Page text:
Gentile

(redirected from Gentiles)
Also found in: Dictionary, Thesaurus.
Related to Gentiles: jews

Gentile

1
Giovanni . 1875--1944, Italian Idealist philosopher and Fascist politician: minister of education (1922--24)

Gentile

2
1. a person who is not a Jew
2. a Christian, as contrasted with a Jew
3. a person who is not a member of one's own church: used esp by Mormons
4. a heathen or pagan
5. of or relating to a race or religion that is not Jewish
6. Christian, as contrasted with Jewish
7. not being a member of one's own church: used esp by Mormons
8. pagan or heathen
References in periodicals archive ?
Continue reading "Daf Yomi: Pagan Gentiles Are Immoral, Weak, Abusive, Untrustworthy, and Murderous" at.
Israel's Chief Sephardic Rabbi Yitzhak Yosef told listeners during his weekly Torah class that according to halakha (Jewish religious law) gentiles are forbidden to live in Israel except under special circumstances.
Attitudes to Gentiles in Ancient Judaism and Early Christianity (reprint, 2013)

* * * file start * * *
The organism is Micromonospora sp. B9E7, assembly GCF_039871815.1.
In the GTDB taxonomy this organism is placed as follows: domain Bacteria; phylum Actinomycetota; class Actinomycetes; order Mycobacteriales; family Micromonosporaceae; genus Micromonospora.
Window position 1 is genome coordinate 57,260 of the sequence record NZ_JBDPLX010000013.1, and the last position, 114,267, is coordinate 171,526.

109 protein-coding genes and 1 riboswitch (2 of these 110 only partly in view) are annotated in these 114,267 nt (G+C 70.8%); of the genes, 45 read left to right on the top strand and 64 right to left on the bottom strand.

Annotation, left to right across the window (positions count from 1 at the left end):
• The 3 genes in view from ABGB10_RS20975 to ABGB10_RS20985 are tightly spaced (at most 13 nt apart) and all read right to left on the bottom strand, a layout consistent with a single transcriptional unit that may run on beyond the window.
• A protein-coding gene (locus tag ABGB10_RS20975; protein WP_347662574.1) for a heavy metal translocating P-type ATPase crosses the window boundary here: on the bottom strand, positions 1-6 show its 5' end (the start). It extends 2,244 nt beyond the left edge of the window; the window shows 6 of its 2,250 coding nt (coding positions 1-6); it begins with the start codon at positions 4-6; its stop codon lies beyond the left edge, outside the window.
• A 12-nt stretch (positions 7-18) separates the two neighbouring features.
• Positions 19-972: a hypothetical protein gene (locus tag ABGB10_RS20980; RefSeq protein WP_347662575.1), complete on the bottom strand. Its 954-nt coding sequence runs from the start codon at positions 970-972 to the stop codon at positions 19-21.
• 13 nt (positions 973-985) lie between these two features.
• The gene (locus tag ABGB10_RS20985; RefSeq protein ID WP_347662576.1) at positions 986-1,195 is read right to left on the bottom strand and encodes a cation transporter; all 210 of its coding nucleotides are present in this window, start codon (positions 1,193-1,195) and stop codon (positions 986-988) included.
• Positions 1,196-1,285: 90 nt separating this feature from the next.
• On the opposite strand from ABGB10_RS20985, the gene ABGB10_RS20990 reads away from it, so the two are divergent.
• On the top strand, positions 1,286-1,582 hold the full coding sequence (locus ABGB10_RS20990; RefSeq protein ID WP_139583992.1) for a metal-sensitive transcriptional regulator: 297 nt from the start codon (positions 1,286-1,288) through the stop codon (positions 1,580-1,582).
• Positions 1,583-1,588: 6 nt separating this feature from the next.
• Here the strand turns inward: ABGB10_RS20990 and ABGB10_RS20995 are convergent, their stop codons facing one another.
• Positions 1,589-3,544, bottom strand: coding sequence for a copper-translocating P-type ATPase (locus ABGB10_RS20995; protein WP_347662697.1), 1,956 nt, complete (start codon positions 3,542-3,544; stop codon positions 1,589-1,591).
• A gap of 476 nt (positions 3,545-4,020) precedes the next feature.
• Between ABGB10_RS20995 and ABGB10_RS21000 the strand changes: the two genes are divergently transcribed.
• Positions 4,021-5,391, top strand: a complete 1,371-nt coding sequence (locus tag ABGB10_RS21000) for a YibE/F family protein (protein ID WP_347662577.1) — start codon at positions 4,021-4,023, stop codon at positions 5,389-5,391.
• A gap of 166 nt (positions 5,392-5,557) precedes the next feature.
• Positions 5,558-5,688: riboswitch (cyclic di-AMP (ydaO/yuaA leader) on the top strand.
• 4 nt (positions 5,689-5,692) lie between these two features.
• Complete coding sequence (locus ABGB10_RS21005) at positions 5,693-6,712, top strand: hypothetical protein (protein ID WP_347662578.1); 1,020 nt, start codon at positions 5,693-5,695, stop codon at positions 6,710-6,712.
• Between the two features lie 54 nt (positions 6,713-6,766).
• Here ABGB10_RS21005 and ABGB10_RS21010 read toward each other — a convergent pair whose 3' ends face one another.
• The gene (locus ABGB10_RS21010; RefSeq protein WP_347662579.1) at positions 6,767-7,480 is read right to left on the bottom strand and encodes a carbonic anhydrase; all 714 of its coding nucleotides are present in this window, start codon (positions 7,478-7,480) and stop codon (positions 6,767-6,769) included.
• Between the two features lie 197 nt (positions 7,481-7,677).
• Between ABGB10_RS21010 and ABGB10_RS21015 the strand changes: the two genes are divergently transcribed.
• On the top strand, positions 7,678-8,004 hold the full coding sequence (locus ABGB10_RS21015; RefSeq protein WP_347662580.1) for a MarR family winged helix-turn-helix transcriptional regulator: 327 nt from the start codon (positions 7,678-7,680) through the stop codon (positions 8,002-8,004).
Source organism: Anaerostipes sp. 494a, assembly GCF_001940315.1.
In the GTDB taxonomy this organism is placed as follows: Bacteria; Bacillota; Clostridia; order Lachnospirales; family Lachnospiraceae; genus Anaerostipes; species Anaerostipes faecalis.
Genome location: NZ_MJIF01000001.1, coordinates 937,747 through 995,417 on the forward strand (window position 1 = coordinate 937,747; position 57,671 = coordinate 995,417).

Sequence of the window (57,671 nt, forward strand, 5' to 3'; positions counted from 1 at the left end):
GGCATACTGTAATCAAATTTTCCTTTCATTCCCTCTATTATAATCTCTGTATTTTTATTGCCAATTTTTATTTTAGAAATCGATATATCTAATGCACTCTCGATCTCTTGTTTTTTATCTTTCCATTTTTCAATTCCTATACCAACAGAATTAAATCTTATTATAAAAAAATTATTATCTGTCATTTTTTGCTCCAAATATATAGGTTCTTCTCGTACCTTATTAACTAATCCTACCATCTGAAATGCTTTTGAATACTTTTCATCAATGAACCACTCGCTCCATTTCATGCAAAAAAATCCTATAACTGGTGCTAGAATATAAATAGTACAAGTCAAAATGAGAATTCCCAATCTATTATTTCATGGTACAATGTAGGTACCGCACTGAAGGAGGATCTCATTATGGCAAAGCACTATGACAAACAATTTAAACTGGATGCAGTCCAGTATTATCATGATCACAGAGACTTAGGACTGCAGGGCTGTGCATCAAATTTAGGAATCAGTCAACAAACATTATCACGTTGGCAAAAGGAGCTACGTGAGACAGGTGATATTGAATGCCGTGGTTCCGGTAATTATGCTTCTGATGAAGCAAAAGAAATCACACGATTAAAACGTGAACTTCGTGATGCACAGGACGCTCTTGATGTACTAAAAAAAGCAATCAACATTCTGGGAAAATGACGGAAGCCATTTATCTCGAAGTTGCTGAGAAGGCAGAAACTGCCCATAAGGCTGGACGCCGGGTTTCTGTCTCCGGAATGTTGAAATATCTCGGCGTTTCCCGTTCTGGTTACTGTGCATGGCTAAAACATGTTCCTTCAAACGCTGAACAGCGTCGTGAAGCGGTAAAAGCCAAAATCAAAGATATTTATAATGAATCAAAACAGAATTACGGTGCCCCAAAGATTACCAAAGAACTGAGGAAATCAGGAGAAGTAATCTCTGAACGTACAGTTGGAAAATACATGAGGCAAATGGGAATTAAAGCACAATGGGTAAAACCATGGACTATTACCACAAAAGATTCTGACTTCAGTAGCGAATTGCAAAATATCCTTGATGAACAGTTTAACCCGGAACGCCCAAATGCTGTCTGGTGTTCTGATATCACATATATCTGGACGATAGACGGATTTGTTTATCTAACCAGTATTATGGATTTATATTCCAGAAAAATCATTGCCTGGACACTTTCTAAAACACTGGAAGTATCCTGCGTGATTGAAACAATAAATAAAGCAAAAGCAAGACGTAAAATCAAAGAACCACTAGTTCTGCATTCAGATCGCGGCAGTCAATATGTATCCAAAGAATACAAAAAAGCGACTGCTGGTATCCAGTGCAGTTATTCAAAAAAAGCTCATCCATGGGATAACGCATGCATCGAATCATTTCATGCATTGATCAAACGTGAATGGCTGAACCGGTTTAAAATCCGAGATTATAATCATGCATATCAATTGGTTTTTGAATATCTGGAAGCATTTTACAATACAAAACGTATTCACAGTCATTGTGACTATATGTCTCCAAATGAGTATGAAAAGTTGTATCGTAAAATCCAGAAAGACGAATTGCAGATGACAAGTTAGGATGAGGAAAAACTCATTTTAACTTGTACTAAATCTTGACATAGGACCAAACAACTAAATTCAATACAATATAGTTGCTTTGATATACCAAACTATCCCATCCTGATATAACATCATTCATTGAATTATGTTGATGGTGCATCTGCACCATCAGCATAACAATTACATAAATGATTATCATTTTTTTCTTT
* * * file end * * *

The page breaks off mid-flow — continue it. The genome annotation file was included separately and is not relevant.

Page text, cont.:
said that he dreamt of a day "when all of God's children, black men and white men, Jews and Gentiles, Protestants and Catholics, will he able to join hands and sing in the words of the old Negro spiritual: 'Free at last
The Jews, who have very low regard for Gentiles, normally call the latter "dogs.
Even when a few non-Jews eventually showed an interest in some aspects of Jesus' message, those first followers presumed Gentiles would first have to convert to Judaism before they could convert to Christianity.
Keeping one foot in the Jewish tradition and one in a burgeoning religious movement proved difficult for Jewish Christians, especially when Gentiles (former pagans) began to convert to Christianity in droves around 40 AD.
T&T Clark International, $70), Michelle Slee examines the problem of the entry of Gentiles into the church of Antioch.
Salkin, Righteous Gentiles in the Hebrew Bible: Ancient Role Models for Sacred Relationships.
Kenny, Similarly, Paul in his Epistles, argues that gentiles become the heirs to Abraham not through circumcision and accepting Jewish Torah, but through belief in Christ.
Donaldson assigns each text to one of four discrete patterns of Jewish universalism: (1) sympathization, texts describing Gentiles engaged in Jewish activity and association; (2) conversion, texts describing Gentiles becoming proselytes; (3) ethical monotheism, texts aligning Greek philosophy and Torah religion as parallel paths to a universal God; and (4) eschatological participation, texts describing Gentiles as beneficiaries in the end-time redemption of Israel (see precis on pp.
Wright that the phrase "all Israel" in l1:26 does not include Gentiles.